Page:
Radar: Looking forward to 2013

Hidden economy, industrial Internet, consumer AI, data journalism, and other themes Radar will explore in the coming months.

O'Reilly RadarThe Radar team got together in December to work through our priorities for 2013. This blog is where we narrate our work, but our real goal is to identify and create new products and businesses for O’Reilly. This year we plan to be more intentional with our focus areas, and more transparent as well, with the hope that it will engage you in shaping the topics and where we go next.

In our discussions we worked through about 35 potential themes and narrowed them down to 10 that we are actively working on in the first quarter of 2013. Here’s the list along with the Radar team member who is focused on it.

Hidden/Sharing Economy — Tim O’Reilly

Consumer AI — Edd Dumbill

Data Journalism — Alex Howard

Future of Programming — Edd Dumbill

In-Memory Data Management — Roger Magoulas

Industrial Internet — Jon Bruner

Open Data Economy — Alex Howard

Professional Making — Mike Loukides

Robotics — Mike Loukides

Synthetic Bio / Bio Hacking — Mike Loukides

Each topic will launch here on Radar with “intention casting” posts like this and this so I won’t bother expounding on them here. The idea of being more explicit and transparent up front about our interests is to more actively engage you in the discussion. We know you’ll point us at things we wouldn’t otherwise find.

As the projects unfold we’ll continue to post here on what we are discovering and we’ll noodle on the principles we discover. When we get to the point where we start to feel like we’re getting a handle on it, we’ll host public hangouts to talk about what we are learning and solicit your reaction and input. Again, the idea is to engage more directly with you on each topic.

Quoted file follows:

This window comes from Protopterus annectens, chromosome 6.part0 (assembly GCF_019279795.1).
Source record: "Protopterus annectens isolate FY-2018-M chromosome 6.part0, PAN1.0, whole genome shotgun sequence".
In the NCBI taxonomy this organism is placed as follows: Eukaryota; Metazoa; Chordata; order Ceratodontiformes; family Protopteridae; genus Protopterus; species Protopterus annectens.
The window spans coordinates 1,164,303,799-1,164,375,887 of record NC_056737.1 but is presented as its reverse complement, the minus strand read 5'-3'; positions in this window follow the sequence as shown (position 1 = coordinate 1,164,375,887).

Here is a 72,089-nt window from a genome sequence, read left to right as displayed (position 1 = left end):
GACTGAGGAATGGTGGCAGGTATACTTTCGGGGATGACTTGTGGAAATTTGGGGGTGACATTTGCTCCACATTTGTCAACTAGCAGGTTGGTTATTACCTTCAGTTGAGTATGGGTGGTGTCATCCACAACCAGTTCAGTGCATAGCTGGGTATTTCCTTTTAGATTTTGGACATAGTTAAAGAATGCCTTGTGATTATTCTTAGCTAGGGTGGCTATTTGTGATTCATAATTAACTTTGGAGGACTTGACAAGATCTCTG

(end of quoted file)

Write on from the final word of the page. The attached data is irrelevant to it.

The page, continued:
Each quarter we’ll go through the process again and sometimes we’ll double down on our focus as we push to turn it into a business. In other cases we’ll abandon it or put it on a back burner because we are either too early or there is simply no there there. Unfortunately some themes will be interesting but won’t make sense for us to continue to pursue. We’ll often be thinking to ourselves “this feels like a Homebrew Computer Club moment, but is it going to blow up or just keep simmering?”

As 2013 develops you can also expect to see some changes here with Radar’s design to help bring focus to these themes. Blogs are great but the sequential format makes it tougher than we’d like for you to focus on a theme. We want to make it easier for you to see a holistic view of a theme as it evolves. More on that later.

Here’s to a great 2013.

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  • Robert Lucente

    Given that your “real goal is to identify and create new products and businesses for O’Reilly” the above topics make sense because they are of immediate interest to a wide audience. Would you consider investing some small percentage of resources / time on some high risk / high reward endeavors? For example, go back and looked at some of the supposed solved problems. One specific thing that comes to mind is email overload. Is email overload the issue or is it a sympton? Sounds crazy but search was supposedly solved until Google came along. Or we can look forward and see some of the “stuff” that is going on w/ new materials. What is the new equivalent (not replacement for) transistor / integrated circuit?

    • http://twitter.com/jstogdill Jim Stogdill

      Hey Robert, These are the themes we are actually building projects around, but they aren’t the only things we are looking at, and we’ll comment on a range of things here.

      Wrt your first point, this type of thing is part of the consumer AI topic that Edd is working on. We think it needs a better name as a topic, but it’s the notion that computing should be in service to the user.

      • Robert Lucente

        “but they aren’t the only things we are looking at”
        Oops on my part.